Approaching Business and the Environment with Complexity Theory
The failure to establish an international agreement on climate change at Copenhagen in December 2009 highlights the challenge of managing complex problems at the interface of business and the natural environment (B&NE). This unfortunate outcome can be understood in the context of the larger “sociotechnical system” within which business and policymakers are operating: a complex dynamic system comprising economic, technological, social, political, and ecological elements, generating complex interactions and unforeseen outcomes. Yet even as recriminations were fl ying at Copenhagen, some welcomed the opportunity to move beyond a centralized, top-down model of global climate governance. Instead, they embraced the opportunity for businesses, non-governmental organizations (NGOs), and governmental agencies to experiment with a plethora of innovative approaches to reducing emissions, which off er new opportunities for learning and creative solutions ( Hoffmann 2011 ). Complexity theory provides a grounded theoretical basis for this more optimistic perspective by explaining how networked actors can display adaptive learning and emergent self-organization. In this chapter we examine the contribution of complexity theory to our understanding of B&NE, with a particular focus on climate change as an illustrative and representative example. These provide insight into systemic tendencies towards patterned behavior, frozen inertia, and sometimes extreme instability. At a macro level, complexity theory explains why systems are oft en hard to comprehend and forecast, let alone manage and control. Yet complexity also offers micro-level tools and concepts to help innovative organizations improve sustainability through local initiatives of loosely networked agents.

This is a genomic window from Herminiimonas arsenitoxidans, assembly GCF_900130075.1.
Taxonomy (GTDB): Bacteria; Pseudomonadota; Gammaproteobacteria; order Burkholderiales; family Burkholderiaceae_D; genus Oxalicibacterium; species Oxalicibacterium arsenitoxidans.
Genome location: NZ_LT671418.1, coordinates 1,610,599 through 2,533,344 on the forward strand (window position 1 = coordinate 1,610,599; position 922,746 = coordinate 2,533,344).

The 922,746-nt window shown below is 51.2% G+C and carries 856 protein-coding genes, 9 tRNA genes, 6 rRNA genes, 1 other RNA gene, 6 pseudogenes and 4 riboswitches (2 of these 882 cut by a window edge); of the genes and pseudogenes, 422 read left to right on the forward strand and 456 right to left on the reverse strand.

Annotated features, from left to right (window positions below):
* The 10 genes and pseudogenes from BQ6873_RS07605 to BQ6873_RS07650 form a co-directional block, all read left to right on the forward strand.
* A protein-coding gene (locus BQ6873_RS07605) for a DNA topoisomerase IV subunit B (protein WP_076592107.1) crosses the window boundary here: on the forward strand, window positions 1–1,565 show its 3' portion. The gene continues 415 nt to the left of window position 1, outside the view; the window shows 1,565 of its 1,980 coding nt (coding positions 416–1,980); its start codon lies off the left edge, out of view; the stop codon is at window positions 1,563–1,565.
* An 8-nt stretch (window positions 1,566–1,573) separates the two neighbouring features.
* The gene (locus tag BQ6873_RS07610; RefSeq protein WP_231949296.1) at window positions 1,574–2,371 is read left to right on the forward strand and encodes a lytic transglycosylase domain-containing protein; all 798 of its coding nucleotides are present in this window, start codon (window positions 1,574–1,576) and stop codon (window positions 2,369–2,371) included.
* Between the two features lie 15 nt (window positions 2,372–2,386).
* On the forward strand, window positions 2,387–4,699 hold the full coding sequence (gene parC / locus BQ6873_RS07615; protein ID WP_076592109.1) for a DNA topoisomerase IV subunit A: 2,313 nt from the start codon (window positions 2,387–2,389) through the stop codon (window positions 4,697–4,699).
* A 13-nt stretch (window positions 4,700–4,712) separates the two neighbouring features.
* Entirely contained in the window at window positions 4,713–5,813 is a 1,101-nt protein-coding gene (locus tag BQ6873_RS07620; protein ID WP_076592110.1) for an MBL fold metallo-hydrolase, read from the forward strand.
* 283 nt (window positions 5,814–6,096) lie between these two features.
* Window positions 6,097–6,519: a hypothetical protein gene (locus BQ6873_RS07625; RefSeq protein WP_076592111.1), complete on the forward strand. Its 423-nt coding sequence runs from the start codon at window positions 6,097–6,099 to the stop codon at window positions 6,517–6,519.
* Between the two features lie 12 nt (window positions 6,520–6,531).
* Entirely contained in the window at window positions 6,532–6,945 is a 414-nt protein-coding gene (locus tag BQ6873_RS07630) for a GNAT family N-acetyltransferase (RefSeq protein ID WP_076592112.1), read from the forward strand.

Levy, David L. and Benyamin Lichtenstein (2012) Approaching Business and the Environment with Complexity Theory. In Hoffman, A. and Bansal, P. (Eds.) The Oxford Handbook of Business and the Environment. Oxford: Oxford University Press.
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